September - Squash Dishes
   October - Pumpkin Recipes
   November - Chili

   December - Herbal Cocktails


Monday, March 19, 2018

Egg Decorating with Herbs - Natural Egg Dyes

Many herbs and spices also contain fun colors, so you can create lovely shades with items you probably already have on hand. Below is a list of possibilities. Feel free to branch out, and try any other herbs you have in your pantry.
·         Turmeric (brownish orange)
·         Coffee
·         Nettle or mints (tan green)
·         Calendula (tan yellow)
·         Hibiscus (makes blue gray dye)
·         Onion skins (purple)
·         Black tea
·         Elderberries (purple)


Try a tablespoon of herb/spice material, a teaspoon of vinegar (which works as a fixative to help the eggshells take color) and enough hot water to fill a pint jar. I heat the water in a tea kettle and pour it into the jars. Use caution when pouring hot water if children are nearby, and allow it to cool slightly before allowing children to work with the dyes.
I put it all in wide mouth canning jars which gave room for the egg scooper to be used to life the eggs out of the dye.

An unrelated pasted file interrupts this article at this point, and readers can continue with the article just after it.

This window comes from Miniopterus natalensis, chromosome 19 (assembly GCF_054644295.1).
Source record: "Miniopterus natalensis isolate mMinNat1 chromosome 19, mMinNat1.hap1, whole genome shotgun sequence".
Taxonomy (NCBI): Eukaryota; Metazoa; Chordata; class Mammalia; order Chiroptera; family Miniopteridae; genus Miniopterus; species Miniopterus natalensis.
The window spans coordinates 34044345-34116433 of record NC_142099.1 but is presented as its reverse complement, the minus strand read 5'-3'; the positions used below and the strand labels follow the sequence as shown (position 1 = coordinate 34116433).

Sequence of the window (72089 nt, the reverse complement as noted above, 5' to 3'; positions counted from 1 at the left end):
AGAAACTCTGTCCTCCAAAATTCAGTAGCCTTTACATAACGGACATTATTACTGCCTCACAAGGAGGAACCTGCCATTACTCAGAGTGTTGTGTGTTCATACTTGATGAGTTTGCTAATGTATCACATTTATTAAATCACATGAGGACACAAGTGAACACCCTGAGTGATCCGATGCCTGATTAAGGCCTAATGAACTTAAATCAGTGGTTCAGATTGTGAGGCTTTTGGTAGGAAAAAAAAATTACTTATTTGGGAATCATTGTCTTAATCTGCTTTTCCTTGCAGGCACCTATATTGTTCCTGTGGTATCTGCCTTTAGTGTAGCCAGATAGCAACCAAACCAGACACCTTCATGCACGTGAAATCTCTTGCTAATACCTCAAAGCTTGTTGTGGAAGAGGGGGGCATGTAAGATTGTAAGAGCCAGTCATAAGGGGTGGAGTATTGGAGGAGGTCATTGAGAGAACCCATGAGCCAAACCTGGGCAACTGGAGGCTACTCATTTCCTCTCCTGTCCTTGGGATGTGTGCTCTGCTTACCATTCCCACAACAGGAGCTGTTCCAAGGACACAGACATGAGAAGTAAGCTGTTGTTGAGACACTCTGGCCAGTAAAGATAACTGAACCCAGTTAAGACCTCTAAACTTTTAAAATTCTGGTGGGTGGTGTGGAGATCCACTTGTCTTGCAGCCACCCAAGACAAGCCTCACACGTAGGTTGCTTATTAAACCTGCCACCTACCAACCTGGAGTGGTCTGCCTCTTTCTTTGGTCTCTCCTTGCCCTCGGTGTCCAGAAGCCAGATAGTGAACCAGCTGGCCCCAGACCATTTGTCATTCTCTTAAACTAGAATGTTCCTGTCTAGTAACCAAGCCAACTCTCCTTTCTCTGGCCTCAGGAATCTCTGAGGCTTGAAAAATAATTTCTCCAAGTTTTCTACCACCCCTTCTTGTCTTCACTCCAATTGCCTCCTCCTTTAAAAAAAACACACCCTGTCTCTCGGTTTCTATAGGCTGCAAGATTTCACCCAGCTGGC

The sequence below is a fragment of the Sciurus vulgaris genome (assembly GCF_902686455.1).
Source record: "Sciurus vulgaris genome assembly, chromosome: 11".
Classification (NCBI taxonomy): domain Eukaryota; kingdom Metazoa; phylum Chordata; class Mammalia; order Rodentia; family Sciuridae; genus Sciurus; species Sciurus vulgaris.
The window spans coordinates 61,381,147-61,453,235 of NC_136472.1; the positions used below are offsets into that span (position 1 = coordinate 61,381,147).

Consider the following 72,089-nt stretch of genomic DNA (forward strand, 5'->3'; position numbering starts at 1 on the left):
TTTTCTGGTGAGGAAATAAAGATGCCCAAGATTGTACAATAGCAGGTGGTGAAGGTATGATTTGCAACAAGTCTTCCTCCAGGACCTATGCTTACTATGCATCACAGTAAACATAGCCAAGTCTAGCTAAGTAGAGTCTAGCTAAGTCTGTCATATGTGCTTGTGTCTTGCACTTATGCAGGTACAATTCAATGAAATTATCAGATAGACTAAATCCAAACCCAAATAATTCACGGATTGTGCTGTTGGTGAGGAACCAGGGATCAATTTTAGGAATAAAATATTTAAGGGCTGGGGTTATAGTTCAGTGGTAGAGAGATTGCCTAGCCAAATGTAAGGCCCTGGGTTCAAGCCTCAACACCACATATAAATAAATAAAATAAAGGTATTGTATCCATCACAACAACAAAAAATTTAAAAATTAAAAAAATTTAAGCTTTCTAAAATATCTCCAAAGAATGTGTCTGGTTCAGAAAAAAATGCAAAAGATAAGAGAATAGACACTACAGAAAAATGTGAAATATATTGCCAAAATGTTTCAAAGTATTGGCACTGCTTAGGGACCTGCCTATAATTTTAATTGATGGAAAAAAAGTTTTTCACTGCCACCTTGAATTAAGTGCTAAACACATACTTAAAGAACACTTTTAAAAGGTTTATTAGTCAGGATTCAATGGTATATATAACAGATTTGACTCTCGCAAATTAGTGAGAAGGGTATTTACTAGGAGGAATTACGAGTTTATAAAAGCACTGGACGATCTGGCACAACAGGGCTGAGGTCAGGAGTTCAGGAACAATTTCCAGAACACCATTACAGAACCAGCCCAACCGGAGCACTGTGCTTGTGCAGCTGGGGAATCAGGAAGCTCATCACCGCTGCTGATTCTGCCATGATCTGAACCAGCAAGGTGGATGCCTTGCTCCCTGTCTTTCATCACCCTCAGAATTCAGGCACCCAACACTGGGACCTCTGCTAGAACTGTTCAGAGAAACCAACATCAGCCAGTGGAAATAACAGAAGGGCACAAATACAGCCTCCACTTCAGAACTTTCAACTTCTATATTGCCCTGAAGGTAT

Let eggs soak in the dye mixture for 10 minutes or longer, even several hours, depending on desired shade (and patience). Natural dyes often give softer, earthier hues than conventional dyes.

Hibiscus creating blue gray dye on three different eggs three different ways

Do not leave them in overnight or the vinegar will soften the egg shell - yes I did do that!
There are a variety of ways you can decorate your eggs beyond simply dyeing them solid colors. Try these ideas for adding more variation and creativity to the eggs!
1. Wrap eggs in rubber bands - everywhere the band hugs the egg, there will be no dye, giving cool patterns.